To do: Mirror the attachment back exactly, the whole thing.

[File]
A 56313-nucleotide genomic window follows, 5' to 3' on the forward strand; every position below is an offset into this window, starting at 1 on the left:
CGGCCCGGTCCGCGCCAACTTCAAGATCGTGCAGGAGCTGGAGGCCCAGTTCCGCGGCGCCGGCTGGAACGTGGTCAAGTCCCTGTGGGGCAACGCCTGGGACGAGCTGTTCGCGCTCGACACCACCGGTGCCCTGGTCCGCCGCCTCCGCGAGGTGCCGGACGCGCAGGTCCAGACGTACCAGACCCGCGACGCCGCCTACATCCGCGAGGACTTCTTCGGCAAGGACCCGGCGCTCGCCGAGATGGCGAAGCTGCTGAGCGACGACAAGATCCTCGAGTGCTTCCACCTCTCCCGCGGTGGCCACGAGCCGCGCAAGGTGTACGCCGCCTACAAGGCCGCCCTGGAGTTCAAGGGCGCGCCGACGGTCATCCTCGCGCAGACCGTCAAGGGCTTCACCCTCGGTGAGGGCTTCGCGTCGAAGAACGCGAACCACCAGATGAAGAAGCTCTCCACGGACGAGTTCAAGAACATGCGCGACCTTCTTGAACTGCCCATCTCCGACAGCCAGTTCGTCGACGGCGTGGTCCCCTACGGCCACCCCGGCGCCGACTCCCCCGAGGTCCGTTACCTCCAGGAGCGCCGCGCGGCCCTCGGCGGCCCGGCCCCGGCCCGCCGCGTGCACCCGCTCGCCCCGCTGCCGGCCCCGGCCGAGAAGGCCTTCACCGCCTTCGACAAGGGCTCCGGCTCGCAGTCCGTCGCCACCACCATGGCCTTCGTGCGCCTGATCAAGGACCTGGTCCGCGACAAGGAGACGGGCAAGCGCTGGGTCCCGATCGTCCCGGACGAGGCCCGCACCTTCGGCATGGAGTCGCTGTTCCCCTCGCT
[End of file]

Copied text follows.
A 56313-nucleotide genomic window follows, 5' to 3' on the forward strand; every position below is an offset into this window, starting at 1 on the left:
CGGCCCGGTCCGCGCCAACTTCAAGATCGTGCAGGAGCTGGAGGCCCAGTTCCGCGGCGCCGGCTGGAACGTGGTCAAGTCCCTGTGGGGCAACGCCTGGGACGAGCTGTTCGCGCTCGACACCACCGGTGCCCTGGTCCGCCGCCTCCGCGAGGTGCCGGACGCGCAGGTCCAGACGTACCAGACCCGCGACGCCGCCTACATCCGCGAGGACTTCTTCGGCAAGGACCCGGCGCTCGCCGAGATGGCGAAGCTGCTGAGCGACGACAAGATCCTCGAGTGCTTCCACCTCTCCCGCGGTGGCCACGAGCCGCGCAAGGTGTACGCCGCCTACAAGGCCGCCCTGGAGTTCAAGGGCGCGCCGACGGTCATCCTCGCGCAGACCGTCAAGGGCTTCACCCTCGGTGAGGGCTTCGCGTCGAAGAACGCGAACCACCAGATGAAGAAGCTCTCCACGGACGAGTTCAAGAACATGCGCGACCTTCTTGAACTGCCCATCTCCGACAGCCAGTTCGTCGACGGCGTGGTCCCCTACGGCCACCCCGGCGCCGACTCCCCCGAGGTCCGTTACCTCCAGGAGCGCCGCGCGGCCCTCGGCGGCCCGGCCCCGGCCCGCCGCGTGCACCCGCTCGCCCCGCTGCCGGCCCCGGCCGAGAAGGCCTTCACCGCCTTCGACAAGGGCTCCGGCTCGCAGTCCGTCGCCACCACCATGGCCTTCGTGCGCCTGATCAAGGACCTGGTCCGCGACAAGGAGACGGGCAAGCGCTGGGTCCCGATCGTCCCGGACGAGGCCCGCACCTTCGGCATGGAGTCGCTGTTCCCCTCGCT